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Social Media ennui

I have a confession to make. I have social media ennui. I'm tired of reading and hearing about about social media and nonprofits, and I'm annoyed that social media is taking up so much of the air space in the #nptech world. As you know, I'm a bit of a technology curmudgeon, but I'm far from a luddite - I'm an early adopter, for the most part. I'm a fairly active user of Facebook, LinkedIn, Twitter, and some other social networking sites, and have been for years now.
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My Tools: Writing

I'm mostly doing this last post on my tools to pimp Scrivener. I was a loyal Scrivener user on my Mac for years, and then when I moved to Windows last year, I mourned my loss terribly. But then! Then someone started to work on Scrivener for Windows and Linux. Almost enough to make a grown woman cry. I do just about all of my novel writing on Scrivener. It's great for outlining, for research, for writing scenes, etc.
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On being a Contemplative

I've spent a lot of time in my life trying to fit myself into varied spiritual boxes. I was a Presbyterian, then I was a Nazarne, then I was a humanist, then I was a Pagan, then a Buddhist, then a UU, and lastly a progressive Christian. Lately, I have come to realize that there are aspects of all of these identities in my spiritual and religious life at the moment,  but none of them can singularly hold me.

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Dispatch from Intentional Community

In my adult life, I've lived with others in community longer than I've lived alone. It suits me, and I hope to be able to live in intentional community for the rest of my life.

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Tools I use: Personal Web Presence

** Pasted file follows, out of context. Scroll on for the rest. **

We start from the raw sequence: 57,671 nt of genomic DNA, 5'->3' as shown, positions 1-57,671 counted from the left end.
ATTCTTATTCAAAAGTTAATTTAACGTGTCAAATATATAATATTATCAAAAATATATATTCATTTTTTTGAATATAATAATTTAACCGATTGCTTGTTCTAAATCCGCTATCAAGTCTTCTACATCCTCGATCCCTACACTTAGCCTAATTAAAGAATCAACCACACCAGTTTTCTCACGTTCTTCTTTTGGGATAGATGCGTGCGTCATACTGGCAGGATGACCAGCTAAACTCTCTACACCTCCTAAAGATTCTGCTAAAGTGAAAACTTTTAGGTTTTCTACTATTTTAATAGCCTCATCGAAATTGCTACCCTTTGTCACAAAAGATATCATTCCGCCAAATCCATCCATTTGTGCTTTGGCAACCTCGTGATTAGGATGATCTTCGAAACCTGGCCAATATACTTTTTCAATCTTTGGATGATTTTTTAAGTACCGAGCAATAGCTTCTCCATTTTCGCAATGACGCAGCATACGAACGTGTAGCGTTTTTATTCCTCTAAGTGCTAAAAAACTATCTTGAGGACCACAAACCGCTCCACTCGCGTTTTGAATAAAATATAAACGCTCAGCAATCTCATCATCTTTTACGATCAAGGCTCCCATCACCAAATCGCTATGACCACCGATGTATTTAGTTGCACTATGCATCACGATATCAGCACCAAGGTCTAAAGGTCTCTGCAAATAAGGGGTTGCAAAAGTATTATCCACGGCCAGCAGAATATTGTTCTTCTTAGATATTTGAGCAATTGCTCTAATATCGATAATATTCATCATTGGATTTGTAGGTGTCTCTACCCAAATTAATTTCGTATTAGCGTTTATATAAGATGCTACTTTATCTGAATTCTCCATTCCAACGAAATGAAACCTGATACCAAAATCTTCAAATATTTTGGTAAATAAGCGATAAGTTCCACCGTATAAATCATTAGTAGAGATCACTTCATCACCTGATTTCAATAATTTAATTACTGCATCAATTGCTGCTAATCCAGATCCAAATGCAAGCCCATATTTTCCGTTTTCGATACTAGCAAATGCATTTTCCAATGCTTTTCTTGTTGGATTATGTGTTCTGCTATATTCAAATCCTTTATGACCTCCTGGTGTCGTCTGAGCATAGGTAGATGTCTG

I've had a web presence of some sort since way back when most personal URLs looked something like: http://somecollege.edu/~username. In 2002 or so, I ditched HTML for a series of CMS systems for my personal stuff. I started out using the CMS I wrote in Perl, called XINA. (Those were the days.)  Anyway, that was then, and this is now. Here's what I use. Software:
  • WordPress - you already know it and love it. I use it for this blog, only.
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Why I decided to Self-Publish

Self-publishing books used to have a bad reputation. That has changed a little bit over the past couple of years, but there definitely is the sense that people who get published "for real" must be better writers, and certainly have more cred. I decided to self-publish my novels for a number of reasons, after long consideration and contemplation. These reasons are both philosophical as well as deeply personal.

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My Tools: Development

Since I am a web developer, the core of my development workflow is, for sure, a browser. But not just one browser, or any browser. Several. Chrome has become my everyday browser, although Firefox is making its way back into my heart, now that Firefox 4 is so lean and zippy. But I am very often in both. I use Opera on occasion, and, of course, I use IE only when I absolutely have to (and it generally means rebooting into Windows, which I do less and less these days.) My other core tool is a console window. In Linux, I use the generic version. For Windows, I use SecureCRT, which is well worth the $ since putty is not up to the task (I know, it's open source, which is great. But it just doesn't cut it if you need to use it pretty much all day every day with multiple servers.) My text editor of choice is Emacs. Yes. Emacs. For Windows, I love Notepad++, a sweet open source text editor. I like Eclipse as an IDE, its awesome. I think it's better than the proprietary Komodo, but that's just me, I'm sure people beg to differ. Other core tools are git for version control and github for code sharing. I haven't found a GUI git client I like, so I just use the command line. IRC and Pastebin rock my world for getting help in troubleshooting problems, and IRC is great just for chilling with other developers.  
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Open Source vs. Proprietary: Web Server Software

By Web Server Software, I mean the software used to serve websites/pages. This includes databases, operating systems and other software that is involved in that process. On the proprietary side, there are two options. Proprietary Unix, and Microsoft Windows, and associated Microsoft Software. The current version of MS Server in use is Server 2008.
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